Absolutely. On the day of the election, report to your local polling location and you’ll be able to cast your vote using what’s called a provisional ballot. A provisional ballot is used to record a vote when there are questions about a given voter’s eligibility that must be resolved before the vote can count. If you vote using this method, the polling location will confirm whether your mail-in ballot never arrived and your provisional ballot will be counted.

The county board of elections must review and make a determination on the disposition of

each provisional ballot within 7 days of the election.

On Tuesday of Election Day you can also vote at your County Board of Elections office.  There you’ll be provided with  a new mail-in ballot if you have yet to receive it in the mail. Be aware that there may be long lines.

 

How suppression of mail-in ballots may impact voters of color

The national ACLU recently identified Philadelphia as one of the 6 major cities that could potentially experience large racial representation gaps in the election if mail-in ballots are not counted  appropriately. The other cities  include Detroit, Milwaukee, Madison, Pittsburgh, and Atlanta. 

According to a 2018 Pew Research Center Analysis, Black voters in Pennsylvania made up a 10% share (one million) of eligible voters. For Hispanic and Asian voters, that share was 5% (521,000)  and 2% (233,000) respectively.

 In 2020, the majority of Black eligible voters are  concentrated in Philadelphia, Pittsburg, and Harrisburg. And as a growing segment of this population is choosing to vote by mail this year, voters of color will be especially critical to the election.

“Failing to fully count the absentee votes in the counties that are home to these metro areas would mean disregarding between 32.9 percent (in Gwinnett County, Georgia) and 61.4 percent (in Washtenaw County, Michigan) of the votes of people of color”, wrote Lucia Tian and Ben Fifield in the ACLU analysis.

Schneider of ACLU Pennsylvania said we won’t know if there is any racial disparity in the way ballots are counted until after they have all been processed. 

 

I’m disabled and need assistance casting my vote on Election Day. Can someone accompany me to the polling place?

Every voter is entitled to have a person that they choose to assist them at the polls.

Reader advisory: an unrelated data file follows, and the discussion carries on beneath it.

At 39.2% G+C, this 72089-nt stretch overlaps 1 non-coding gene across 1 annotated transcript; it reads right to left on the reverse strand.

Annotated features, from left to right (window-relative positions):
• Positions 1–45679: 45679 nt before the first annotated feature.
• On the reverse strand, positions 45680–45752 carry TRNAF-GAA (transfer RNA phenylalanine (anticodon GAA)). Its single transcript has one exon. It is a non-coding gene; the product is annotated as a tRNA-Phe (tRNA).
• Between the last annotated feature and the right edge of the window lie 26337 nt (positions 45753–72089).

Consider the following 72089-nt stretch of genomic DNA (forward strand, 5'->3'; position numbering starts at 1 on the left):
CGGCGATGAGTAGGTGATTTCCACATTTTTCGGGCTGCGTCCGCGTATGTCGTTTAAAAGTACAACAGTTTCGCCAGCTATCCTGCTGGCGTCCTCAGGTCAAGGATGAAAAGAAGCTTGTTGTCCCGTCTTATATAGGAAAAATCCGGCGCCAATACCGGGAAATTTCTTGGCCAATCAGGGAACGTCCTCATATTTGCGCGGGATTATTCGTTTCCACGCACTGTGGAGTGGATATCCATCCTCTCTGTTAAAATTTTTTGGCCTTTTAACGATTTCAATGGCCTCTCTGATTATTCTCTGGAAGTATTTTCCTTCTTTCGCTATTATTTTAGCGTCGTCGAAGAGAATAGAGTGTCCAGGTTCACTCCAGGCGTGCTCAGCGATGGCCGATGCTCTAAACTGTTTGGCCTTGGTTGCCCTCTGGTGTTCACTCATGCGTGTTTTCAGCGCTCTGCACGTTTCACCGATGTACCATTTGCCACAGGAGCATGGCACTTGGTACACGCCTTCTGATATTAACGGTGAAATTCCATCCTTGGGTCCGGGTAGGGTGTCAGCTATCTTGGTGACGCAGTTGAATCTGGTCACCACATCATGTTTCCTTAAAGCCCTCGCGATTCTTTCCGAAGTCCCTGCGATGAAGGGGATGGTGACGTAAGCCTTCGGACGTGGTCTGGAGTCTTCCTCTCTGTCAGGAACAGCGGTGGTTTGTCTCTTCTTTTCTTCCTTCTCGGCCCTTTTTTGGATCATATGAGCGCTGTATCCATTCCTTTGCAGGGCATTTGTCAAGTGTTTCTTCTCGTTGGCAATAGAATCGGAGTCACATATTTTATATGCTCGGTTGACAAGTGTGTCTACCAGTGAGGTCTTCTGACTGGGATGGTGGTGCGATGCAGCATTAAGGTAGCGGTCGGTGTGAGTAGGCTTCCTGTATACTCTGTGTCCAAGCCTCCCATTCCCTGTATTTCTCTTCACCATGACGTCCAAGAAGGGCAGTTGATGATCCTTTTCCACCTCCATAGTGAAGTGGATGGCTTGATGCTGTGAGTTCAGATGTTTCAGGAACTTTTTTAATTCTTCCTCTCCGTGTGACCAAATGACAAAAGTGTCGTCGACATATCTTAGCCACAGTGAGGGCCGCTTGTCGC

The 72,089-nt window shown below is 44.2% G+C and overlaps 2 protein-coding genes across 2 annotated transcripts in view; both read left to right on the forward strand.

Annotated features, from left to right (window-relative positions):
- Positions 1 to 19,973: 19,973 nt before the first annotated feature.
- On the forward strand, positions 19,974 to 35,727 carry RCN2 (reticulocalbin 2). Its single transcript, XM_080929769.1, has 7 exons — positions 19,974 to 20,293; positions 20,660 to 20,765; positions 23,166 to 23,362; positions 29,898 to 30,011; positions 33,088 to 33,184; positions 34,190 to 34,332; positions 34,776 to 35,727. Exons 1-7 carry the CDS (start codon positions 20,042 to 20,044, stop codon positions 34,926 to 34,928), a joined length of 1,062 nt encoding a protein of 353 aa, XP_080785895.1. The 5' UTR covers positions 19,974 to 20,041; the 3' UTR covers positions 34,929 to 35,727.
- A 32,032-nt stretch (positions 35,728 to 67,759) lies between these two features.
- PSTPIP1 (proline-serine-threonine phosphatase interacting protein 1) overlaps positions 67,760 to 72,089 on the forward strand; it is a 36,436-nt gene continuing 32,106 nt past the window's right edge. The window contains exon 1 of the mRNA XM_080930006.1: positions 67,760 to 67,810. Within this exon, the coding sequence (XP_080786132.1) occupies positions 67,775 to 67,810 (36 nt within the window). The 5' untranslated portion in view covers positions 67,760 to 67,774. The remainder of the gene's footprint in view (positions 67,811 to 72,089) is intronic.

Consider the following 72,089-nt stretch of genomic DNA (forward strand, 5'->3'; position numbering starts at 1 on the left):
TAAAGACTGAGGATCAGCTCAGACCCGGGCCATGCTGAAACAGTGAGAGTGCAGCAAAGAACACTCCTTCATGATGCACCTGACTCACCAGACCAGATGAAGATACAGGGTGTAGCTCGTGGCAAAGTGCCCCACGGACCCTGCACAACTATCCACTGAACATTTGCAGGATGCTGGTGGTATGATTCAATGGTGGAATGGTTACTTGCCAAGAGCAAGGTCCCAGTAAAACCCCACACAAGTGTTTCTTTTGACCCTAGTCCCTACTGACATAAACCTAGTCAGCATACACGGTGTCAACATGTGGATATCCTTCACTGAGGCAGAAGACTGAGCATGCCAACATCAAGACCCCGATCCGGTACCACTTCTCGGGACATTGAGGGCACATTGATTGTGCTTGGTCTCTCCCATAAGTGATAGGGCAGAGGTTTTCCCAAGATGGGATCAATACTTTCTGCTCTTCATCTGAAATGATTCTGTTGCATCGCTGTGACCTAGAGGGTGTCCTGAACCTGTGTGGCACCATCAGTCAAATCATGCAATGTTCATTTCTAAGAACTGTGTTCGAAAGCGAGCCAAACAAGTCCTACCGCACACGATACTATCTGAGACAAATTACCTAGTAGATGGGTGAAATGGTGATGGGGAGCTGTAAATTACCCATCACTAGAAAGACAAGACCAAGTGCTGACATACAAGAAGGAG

This is especially important for voters with disabilities, voters with limited English proficiency [who] may need assistance with interpretation,” ACLU Pennsylvanina consultant said. 

If you’re 65 years of age or older or disabled, you can have a designated person in the polling place and in the voting booth with you. If this will be your first time having someone assist you at the polls, you will need to sign a form called Declaration of Need of Assistance.

Every polling place in Pennsylvania is required to have at least one accessible voting system. For more information on in-person accessibility concerns, click here.

 

Make a voting plan & exercise your right to vote

The Philadelphia City Commisoner’s Office is urging all voters to make a voting plan and to remain flexible throughout the process. Voters planning to cast their ballot in person should know that as long as you’re in line to vote by 8 PM your vote will indeed be counted. 

Residents who are made aware of voter intimidation activity at the polls or elsewhere are being directed to report claims to the Election Protection Coalition hotline at 866-OUR-VOTE.

“When you get to the polling place, I think you’re going to find people who are well trained and courteous and they are there for one purpose only,” said  Feeley. “ And that is to ensure that you have access to the polls, you are not interfered with unduly when you exercise your right to vote and your vote is recorded and counted accurately.”

 

 


Sojourner Ahebee is WURD Radio’s Votebeat reporter. This coverage is made possible through Votebeat, a nonpartisan reporting project covering local election integrity and voting access. The article is available for reprint under the terms of Votebeat’s republishing policy.